Holden’s star drivers are hoping to thank the marque’s fans by scoring victory in its last official appearance at the Supercheap Auto Bathurst 1000.
While teams including Triple Eight will continue to campaign the current Holden Commodores in Supercars in 2021, there will be no factory support and no Holden Racing Team name.
Parent company General Motors announced in February that Holden will cease operations in Australia by the end of 2020, three years after stopping local production.
The Red Bull HRT Commodores of Jamie Whincup/Craig Lowndes and Shane van Gisbergen/Garth Tander will sport ‘#thanks Holden fans’ branding this weekend.
All four drivers gathered at the top of the Mountain this morning to reveal the livery change and share their thoughts on the weekend ahead.
“It’s going to be emotional,” said Whincup, who has been part of the Holden fold since Triple Eight’s switch from Ford in 2010.
“The tribute we’re making this weekend is to everyone who has supported the brand and worn a Holden shirt over the 50 years.
“That’s all the engineers, all the ex-drivers, anyone who’s worked at Holden, everyone involved with this amazing, iconic brand here in Australia.
“I think we’ll still see Holden cars on the grid for a few years to come, but this is the end of a 50-year era of Holden supporting motorsport and there’s no bigger place than Bathurst.
“We want to go out on a high and thank everyone in the best possible way and that’s standing on the top step of the podium on Sunday.
“If it can’t be us, hopefully it’s a Holden car. We’ll be going as hard as we can and hopefully the fairytale can come true.”
Lowndes started his Australian touring car career with the Walkinshaw-run HRT in 1994 and made a high-profile defection to Ford in 2001, before switching back to Holden with Triple Eight in ’10.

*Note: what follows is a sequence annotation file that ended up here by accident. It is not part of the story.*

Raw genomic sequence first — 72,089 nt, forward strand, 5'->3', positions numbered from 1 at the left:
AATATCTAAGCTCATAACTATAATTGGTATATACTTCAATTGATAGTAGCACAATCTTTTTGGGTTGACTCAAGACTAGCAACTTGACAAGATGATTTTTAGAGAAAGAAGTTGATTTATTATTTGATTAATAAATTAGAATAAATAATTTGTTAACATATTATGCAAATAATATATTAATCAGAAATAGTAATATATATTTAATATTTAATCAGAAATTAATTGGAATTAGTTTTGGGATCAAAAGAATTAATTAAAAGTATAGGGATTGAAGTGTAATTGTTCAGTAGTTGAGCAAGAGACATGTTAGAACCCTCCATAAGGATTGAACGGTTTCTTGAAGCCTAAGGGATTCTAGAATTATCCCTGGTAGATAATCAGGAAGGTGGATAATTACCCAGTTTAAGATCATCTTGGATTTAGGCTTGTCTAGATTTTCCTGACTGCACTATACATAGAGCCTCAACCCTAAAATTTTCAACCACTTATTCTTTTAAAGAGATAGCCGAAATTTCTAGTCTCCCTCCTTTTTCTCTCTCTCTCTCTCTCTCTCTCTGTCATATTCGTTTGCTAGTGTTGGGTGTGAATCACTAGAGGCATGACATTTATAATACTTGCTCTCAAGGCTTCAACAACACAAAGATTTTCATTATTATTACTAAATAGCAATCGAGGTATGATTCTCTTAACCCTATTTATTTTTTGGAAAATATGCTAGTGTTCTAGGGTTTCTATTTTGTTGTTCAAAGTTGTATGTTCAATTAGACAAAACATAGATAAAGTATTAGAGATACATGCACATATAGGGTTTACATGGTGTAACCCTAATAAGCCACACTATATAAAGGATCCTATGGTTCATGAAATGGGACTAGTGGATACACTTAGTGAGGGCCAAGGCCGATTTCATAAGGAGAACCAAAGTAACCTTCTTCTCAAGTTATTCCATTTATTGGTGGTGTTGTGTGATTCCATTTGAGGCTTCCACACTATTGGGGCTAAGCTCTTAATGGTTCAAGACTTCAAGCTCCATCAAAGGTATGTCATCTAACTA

“I was lucky enough to start my career with the factory team and this weekend we get to close the chapter with it as well,” he said.
“We want to celebrate it and hopefully we can do that with a win.”
Unfortunately for Holden fans, the end of an era coincides with COVID-19 restrictions that stipulate just 4,000 spectators per day can attend this weekend’s event.
That has made for a very different build-up to the race, with none of the usual autograph sessions and parades taking place.
The top of the Mountain is also devoid of the campers that usually greet drivers during their Wednesday track walks.
“It really is a different world and a different feel to what we normally walk into here,” said Lowndes. “I thrive off the energy of the people and the atmosphere. It’s very different.”
Tander, who enjoys the rare distinction of spending his entire career in Holdens, says the event still carries enormous significance for drivers and teams.
“It’s got a very different feel, there’s no doubt, but it’s a special place and a special race and the enthusiasm from a drivers’ and teams’ perspective is the same,” he said.
“No doubt we’ll miss that feeling from the fans that we get from the Shootout, they get so excited each time someone does a lap time, and the closing laps of the race.
“That will feel different, but it won’t take away from any success this year.”